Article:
In this study we report on the relationship between the projected speed of CMEs, measured at 20R ⊙ from SOHO/LASCO images, and the hourly averaged magnitude of the southwardly directed magnetic field, B z , at the leading edge of interplanetary ejecta, as measured by the ACE magnetometer. We found that those CMEs that originate at the central part of the solar disk (r < 0.6R ⊙ ) are the most geoeffective and the intensity of B z is an exponential function of the CME's speeds. We propose an approach to estimate the strength of the southward IMF at least one day in advance, immediately after a CME started. The predicted value of the B z component can be then used to estimate the intensity of a geomagnetic storm caused by the eruption. The prediction method is based on the correlation between the speeds of CMEs and magnitudes of the southward IMF as well as the fact that the orientation and chirality of the erupted solar filaments correspond to the orientation and chirality of interplanetary ejecta.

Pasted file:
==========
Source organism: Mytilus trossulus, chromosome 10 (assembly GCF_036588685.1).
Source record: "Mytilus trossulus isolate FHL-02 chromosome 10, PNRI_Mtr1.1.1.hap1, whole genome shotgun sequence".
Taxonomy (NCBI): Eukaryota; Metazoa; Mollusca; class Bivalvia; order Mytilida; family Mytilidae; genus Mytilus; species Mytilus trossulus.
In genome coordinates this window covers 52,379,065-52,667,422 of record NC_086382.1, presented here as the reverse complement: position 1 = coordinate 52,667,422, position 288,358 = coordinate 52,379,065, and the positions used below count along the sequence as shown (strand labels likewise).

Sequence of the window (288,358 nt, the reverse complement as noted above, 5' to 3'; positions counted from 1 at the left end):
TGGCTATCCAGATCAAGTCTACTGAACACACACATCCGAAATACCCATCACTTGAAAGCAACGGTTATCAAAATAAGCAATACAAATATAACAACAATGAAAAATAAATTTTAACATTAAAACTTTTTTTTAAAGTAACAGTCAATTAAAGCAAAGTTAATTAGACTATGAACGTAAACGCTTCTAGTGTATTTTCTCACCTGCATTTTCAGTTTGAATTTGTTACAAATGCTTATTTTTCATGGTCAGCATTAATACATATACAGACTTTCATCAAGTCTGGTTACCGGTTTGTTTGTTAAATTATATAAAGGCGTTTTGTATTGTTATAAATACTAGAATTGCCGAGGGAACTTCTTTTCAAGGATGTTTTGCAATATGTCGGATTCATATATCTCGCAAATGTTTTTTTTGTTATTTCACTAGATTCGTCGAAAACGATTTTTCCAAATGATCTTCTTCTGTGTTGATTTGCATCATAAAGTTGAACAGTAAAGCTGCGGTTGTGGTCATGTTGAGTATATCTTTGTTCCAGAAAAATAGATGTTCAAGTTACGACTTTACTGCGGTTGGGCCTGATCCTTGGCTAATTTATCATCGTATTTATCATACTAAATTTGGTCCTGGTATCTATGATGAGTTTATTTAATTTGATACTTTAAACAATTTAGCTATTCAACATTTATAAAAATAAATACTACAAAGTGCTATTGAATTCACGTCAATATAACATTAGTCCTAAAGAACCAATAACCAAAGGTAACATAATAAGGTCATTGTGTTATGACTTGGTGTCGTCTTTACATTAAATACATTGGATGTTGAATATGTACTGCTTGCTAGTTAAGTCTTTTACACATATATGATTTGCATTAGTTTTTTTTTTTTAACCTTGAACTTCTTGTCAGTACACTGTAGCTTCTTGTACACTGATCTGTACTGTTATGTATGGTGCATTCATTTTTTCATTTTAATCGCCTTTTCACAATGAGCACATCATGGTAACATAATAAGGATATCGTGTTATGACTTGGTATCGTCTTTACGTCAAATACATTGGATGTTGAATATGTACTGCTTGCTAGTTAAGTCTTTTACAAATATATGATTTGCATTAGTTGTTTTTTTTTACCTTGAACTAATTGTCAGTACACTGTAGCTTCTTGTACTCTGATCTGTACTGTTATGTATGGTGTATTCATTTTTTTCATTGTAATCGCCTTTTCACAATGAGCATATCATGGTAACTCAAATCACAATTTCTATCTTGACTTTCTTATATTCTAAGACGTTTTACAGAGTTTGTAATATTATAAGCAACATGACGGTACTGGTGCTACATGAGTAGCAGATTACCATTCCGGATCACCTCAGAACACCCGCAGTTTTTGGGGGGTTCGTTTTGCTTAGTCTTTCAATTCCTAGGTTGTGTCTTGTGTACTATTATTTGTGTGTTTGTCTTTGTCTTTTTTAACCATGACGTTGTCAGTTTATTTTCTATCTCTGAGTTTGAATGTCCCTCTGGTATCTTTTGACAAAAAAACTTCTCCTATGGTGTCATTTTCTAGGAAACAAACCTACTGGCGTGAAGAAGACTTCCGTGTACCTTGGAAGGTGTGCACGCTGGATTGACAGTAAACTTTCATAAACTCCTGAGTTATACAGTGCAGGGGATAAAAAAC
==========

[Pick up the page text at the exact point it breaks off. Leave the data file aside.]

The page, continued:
All Science Journal Classification (ASJC) codes
- Aerospace Engineering
- Astronomy and Astrophysics
- Atmospheric Science
- Space and Planetary Science
- Earth and Planetary Sciences(all)